Media release from Drug-Safe Communities
An inability to effectively reduce drug use in rugby league could see sponsorships, sponsors, club supporters and players walk away from the code, warns the Founder and Managing Director of Drug-Safe Communities, Michael White.
“Over the past few days we’ve witnessed once again drug use in the NRL dominating the headlines. A pathetic and pallid lack of action by the NRL and the clubs could trigger a devastating reaction to their financial and supporter base from which they will struggle to recover.”
“Parents want their children to play in a drug-safe sporting environment. The last thing they want to see is their sons and daughters exposed to illicit drugs and ending up on the front page of the news. If the NRL and clubs are not seen to be proactive about this scourge and build role models we can all be proud to follow, there is a good chance parents will look for other sports which are using a drug-safe program and life choice”, added Mr White.
“At the same time, sponsors cannot afford to have their reputations damaged by being associated with athletes and clubs connected to drug use. There are plenty of alternative ways to invest a marketing budget that projects a positive and healthy lifestyle and it doesn’t need to be sport, it won’t take much for them to walk.”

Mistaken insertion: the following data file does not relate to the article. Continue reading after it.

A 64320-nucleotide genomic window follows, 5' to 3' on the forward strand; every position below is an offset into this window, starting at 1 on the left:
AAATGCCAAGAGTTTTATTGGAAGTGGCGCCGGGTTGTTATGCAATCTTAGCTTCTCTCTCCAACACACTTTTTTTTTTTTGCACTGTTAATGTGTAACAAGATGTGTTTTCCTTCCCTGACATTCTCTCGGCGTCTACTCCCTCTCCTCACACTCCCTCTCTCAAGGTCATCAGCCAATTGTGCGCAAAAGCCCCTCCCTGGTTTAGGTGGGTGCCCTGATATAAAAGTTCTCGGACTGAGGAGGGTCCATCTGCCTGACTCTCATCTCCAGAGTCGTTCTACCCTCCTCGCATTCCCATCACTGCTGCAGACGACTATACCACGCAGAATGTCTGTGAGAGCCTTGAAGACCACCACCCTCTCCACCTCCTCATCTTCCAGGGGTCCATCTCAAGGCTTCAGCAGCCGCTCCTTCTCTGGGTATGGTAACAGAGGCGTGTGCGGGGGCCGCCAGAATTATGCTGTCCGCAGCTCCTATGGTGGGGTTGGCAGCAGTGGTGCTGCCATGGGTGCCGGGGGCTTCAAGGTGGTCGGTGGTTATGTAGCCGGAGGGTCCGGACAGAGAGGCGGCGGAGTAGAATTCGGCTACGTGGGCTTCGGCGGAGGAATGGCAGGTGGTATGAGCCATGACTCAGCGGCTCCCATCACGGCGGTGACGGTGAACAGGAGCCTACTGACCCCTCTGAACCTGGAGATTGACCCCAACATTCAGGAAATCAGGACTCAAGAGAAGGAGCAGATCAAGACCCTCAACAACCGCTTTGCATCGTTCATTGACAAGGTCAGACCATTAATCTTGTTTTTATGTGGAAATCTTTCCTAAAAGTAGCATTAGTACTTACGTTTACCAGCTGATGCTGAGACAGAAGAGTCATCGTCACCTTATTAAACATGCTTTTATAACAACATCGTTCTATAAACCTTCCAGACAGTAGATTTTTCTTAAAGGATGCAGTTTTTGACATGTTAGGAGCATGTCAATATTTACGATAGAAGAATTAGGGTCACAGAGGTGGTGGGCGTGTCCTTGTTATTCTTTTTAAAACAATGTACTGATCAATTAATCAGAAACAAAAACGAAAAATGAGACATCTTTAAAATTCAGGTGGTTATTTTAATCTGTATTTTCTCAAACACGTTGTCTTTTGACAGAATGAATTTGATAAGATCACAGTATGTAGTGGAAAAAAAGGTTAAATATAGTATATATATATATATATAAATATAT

Reputation is everything in business, particularly in today’s environment but this seems to elude the management within the NRL and their clubs. However, it hasn’t been ignored by their sponsorship. The sponsors understand how important a reputation is, and to have it trashed by fools will not be tolerated at either management or board level.”
Drug-Safe Communities is the pioneer of work place testing of alcohol and other drugs in Australia, and over the past 16 years it has delivered services which have reduced drug use across a variety of industries.
“We contacted the NRL and offered to share our expertise with them but no-one has responded.”
“Rugby league is at a crossroads. The administration can bury their heads in the sand and hope that drug use will go away, or they can introduce the methods we use in the business world and consistently reduce and manage drug use till it’s no longer an issue.”
Mr White said the time is right for sponsors to speak up and force positive change in the sport and in the community.
“I’m calling on sponsors to approach their clubs and demand that they become more pro-active about reducing drug use. The clubs’ current deterrents aren’t working. I’ve spent 16 years developing unique drug-safe services and helping large companies and organisations become drug-safe. There’s no reason why a football club cannot become a member of their drug-safe community and lead by example before they really have a crisis.”
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